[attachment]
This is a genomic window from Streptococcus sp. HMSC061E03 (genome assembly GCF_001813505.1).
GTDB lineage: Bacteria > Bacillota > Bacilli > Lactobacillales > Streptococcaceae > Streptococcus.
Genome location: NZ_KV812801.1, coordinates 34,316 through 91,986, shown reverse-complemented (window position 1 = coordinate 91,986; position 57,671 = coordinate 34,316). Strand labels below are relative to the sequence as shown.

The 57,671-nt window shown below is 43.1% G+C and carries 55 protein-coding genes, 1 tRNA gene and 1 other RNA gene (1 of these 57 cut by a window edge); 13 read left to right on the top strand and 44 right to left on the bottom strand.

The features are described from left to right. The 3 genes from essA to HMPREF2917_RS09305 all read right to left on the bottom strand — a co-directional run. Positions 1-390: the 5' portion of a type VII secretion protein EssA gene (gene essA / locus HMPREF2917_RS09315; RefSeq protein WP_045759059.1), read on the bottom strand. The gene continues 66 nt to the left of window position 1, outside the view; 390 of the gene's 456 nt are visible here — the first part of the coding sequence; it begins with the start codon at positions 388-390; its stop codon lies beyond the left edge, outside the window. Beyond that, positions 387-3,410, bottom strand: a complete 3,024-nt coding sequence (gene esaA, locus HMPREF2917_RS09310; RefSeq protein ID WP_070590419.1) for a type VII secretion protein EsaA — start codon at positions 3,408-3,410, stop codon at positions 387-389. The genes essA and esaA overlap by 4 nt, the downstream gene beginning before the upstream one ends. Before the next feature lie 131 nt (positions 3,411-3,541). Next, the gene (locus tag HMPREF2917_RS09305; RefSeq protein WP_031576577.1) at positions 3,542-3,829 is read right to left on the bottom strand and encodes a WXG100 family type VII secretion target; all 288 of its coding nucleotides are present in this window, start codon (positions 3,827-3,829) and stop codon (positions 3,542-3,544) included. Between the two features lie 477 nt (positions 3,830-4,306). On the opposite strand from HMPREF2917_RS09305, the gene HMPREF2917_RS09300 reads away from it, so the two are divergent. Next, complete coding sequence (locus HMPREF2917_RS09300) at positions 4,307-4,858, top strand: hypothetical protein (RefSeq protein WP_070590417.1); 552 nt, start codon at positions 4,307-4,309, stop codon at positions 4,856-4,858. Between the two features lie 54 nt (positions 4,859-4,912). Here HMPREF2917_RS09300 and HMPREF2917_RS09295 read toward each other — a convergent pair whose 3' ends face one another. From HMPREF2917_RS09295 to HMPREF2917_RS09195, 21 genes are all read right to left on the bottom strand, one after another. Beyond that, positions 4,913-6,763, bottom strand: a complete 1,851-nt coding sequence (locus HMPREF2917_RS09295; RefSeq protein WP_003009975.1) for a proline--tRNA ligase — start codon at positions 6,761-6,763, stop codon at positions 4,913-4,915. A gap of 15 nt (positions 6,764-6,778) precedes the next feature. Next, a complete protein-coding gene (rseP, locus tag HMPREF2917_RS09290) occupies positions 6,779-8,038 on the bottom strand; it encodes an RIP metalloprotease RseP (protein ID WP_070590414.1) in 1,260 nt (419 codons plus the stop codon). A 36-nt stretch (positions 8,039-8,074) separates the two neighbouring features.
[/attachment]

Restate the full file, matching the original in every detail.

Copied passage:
This is a genomic window from Streptococcus sp. HMSC061E03 (genome assembly GCF_001813505.1).
GTDB lineage: Bacteria > Bacillota > Bacilli > Lactobacillales > Streptococcaceae > Streptococcus.
Genome location: NZ_KV812801.1, coordinates 34,316 through 91,986, shown reverse-complemented (window position 1 = coordinate 91,986; position 57,671 = coordinate 34,316). Strand labels below are relative to the sequence as shown.

The 57,671-nt window shown below is 43.1% G+C and carries 55 protein-coding genes, 1 tRNA gene and 1 other RNA gene (1 of these 57 cut by a window edge); 13 read left to right on the top strand and 44 right to left on the bottom strand.

The features are described from left to right. The 3 genes from essA to HMPREF2917_RS09305 all read right to left on the bottom strand — a co-directional run. Positions 1-390: the 5' portion of a type VII secretion protein EssA gene (gene essA / locus HMPREF2917_RS09315; RefSeq protein WP_045759059.1), read on the bottom strand. The gene continues 66 nt to the left of window position 1, outside the view; 390 of the gene's 456 nt are visible here — the first part of the coding sequence; it begins with the start codon at positions 388-390; its stop codon lies beyond the left edge, outside the window. Beyond that, positions 387-3,410, bottom strand: a complete 3,024-nt coding sequence (gene esaA, locus HMPREF2917_RS09310; RefSeq protein ID WP_070590419.1) for a type VII secretion protein EsaA — start codon at positions 3,408-3,410, stop codon at positions 387-389. The genes essA and esaA overlap by 4 nt, the downstream gene beginning before the upstream one ends. Before the next feature lie 131 nt (positions 3,411-3,541). Next, the gene (locus tag HMPREF2917_RS09305; RefSeq protein WP_031576577.1) at positions 3,542-3,829 is read right to left on the bottom strand and encodes a WXG100 family type VII secretion target; all 288 of its coding nucleotides are present in this window, start codon (positions 3,827-3,829) and stop codon (positions 3,542-3,544) included. Between the two features lie 477 nt (positions 3,830-4,306). On the opposite strand from HMPREF2917_RS09305, the gene HMPREF2917_RS09300 reads away from it, so the two are divergent. Next, complete coding sequence (locus HMPREF2917_RS09300) at positions 4,307-4,858, top strand: hypothetical protein (RefSeq protein WP_070590417.1); 552 nt, start codon at positions 4,307-4,309, stop codon at positions 4,856-4,858. Between the two features lie 54 nt (positions 4,859-4,912). Here HMPREF2917_RS09300 and HMPREF2917_RS09295 read toward each other — a convergent pair whose 3' ends face one another. From HMPREF2917_RS09295 to HMPREF2917_RS09195, 21 genes are all read right to left on the bottom strand, one after another. Beyond that, positions 4,913-6,763, bottom strand: a complete 1,851-nt coding sequence (locus HMPREF2917_RS09295; RefSeq protein WP_003009975.1) for a proline--tRNA ligase — start codon at positions 6,761-6,763, stop codon at positions 4,913-4,915. A gap of 15 nt (positions 6,764-6,778) precedes the next feature. Next, a complete protein-coding gene (rseP, locus tag HMPREF2917_RS09290) occupies positions 6,779-8,038 on the bottom strand; it encodes an RIP metalloprotease RseP (protein ID WP_070590414.1) in 1,260 nt (419 codons plus the stop codon). A 36-nt stretch (positions 8,039-8,074) separates the two neighbouring features.